The Jay and Ben
book offers its readers a unique, interesting, and proactive way to connect and communicate. As the dad of a son with autism, and an autism advocate, this is one of the finest concepts that I have seen over the years. The book is wonderful for those with different abilities, but just as importantly, the interactive component engages even those with significant communications deficits. It opens the door for readers to connect more appropriately with the world around them. --Artie Kempner, Autism Speaks
I had a wonderful experience teaching a group of kindergarten students with Autism. Over the school year I purchased a book geared towards younger children with developmental disabilities, Jay and Ben
by Lulu Delacre and Katherine Swanson. One day, I decided to read the book and have the students take turns finding the picture cards to go with the story. (I laminated and stuck Velcro to the back of the picture cards). After I read each page, they read and followed along on their own using the picture cards to help them. I was amazed at how well they did and how much they enjoyed this book. They enjoyed how interactive the story was and related to the characters. Jay and Ben
quickly became a favorite book among the students and was picked daily to read or look at during free time or self selected reading. I wish there were more books like this! --Julienne Balmer, Special Education Teacher
I was recently asked to review a new book entitled Jay and Ben
. Many people ask us to review products and we are pretty picky about the ones we feature. The product must be economical, child friendly, new and different, teacher friendly, simple and must make a difference in a child s ability to communicate, live independently, make progress in some area of functioning or improve the quality of their life. Well we were impressed with this unique book for students with special needs.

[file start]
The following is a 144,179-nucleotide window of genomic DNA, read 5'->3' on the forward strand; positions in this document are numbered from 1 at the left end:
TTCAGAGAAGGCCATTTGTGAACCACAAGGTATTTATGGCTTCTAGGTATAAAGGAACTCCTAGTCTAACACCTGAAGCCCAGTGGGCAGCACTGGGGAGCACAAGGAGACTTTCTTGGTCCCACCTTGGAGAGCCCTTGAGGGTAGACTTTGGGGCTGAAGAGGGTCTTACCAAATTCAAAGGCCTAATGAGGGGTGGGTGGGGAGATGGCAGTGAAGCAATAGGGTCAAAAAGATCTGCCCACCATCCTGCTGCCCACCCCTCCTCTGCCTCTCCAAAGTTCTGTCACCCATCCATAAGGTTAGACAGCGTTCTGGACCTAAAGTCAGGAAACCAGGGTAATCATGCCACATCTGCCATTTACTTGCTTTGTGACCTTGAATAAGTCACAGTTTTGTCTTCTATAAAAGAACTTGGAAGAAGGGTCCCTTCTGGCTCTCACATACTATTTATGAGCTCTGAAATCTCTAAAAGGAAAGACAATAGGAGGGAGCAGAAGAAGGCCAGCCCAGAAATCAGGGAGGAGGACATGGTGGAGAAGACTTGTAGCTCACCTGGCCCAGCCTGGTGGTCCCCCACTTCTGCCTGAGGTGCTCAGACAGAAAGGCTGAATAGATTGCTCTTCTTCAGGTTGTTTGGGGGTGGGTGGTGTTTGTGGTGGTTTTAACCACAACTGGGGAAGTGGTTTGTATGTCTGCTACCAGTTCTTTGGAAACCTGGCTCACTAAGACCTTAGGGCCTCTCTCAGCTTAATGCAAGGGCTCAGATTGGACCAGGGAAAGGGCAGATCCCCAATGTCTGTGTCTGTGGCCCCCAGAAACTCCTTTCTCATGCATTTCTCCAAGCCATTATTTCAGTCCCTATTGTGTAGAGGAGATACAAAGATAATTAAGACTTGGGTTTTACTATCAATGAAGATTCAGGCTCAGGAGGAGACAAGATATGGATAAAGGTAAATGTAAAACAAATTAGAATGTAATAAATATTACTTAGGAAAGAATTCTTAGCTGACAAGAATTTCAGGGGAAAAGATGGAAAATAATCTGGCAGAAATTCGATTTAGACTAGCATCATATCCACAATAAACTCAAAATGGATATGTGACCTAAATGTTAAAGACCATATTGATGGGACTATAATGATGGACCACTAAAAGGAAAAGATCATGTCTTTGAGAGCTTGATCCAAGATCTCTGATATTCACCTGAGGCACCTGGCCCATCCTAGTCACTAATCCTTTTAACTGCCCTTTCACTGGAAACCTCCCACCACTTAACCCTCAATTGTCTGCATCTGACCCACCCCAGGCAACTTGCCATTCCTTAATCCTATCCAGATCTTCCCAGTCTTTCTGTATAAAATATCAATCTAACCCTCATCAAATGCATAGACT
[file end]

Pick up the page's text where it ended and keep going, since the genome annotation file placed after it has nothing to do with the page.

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So what makes it different? The book contains 2 sheets of picture symbols that you can cut out and use velcro to affix to the boxes on the pages. The pages are hard and slick; the story is simple; and there are several ideas for use of the book included in the back pages. This was such a wonderful idea! --Special Needs Resource Magazine
About the Author
Co-Author/Illustrator Bio and Previous Books LULU DELACRE is the illustrator of numerous textbooks, magazine stories, and award-winning trade books (several of which she also wrote or compiled) for young readers. She was honored in 1998 as Maryland Woman in the Arts, and was a juror for the 2003 National Book Awards. Delacre became interested in developing a book for special needs children after researching the available materials and finding nothing like the interactive book she envisioned. Delacre and her husband live in Silver Spring, Maryland.
KATHARINE SWANSON is a special education teacher who earned her teaching degree with a focus on mental and emotional disabilities. She currently teaches at Porter Road Elementary in Bear, Delaware, and is also working toward her Masters in Special Education degree. Swanson grew up with an autistic older brother, who inspired her to go into the special education field. Together Swanson and Delacre researched the kinds of materials teachers of special needs children wanted for their students, developed a prototype, and field tested the book with numerous children. Swanson and her son live in Wilmington, Delaware.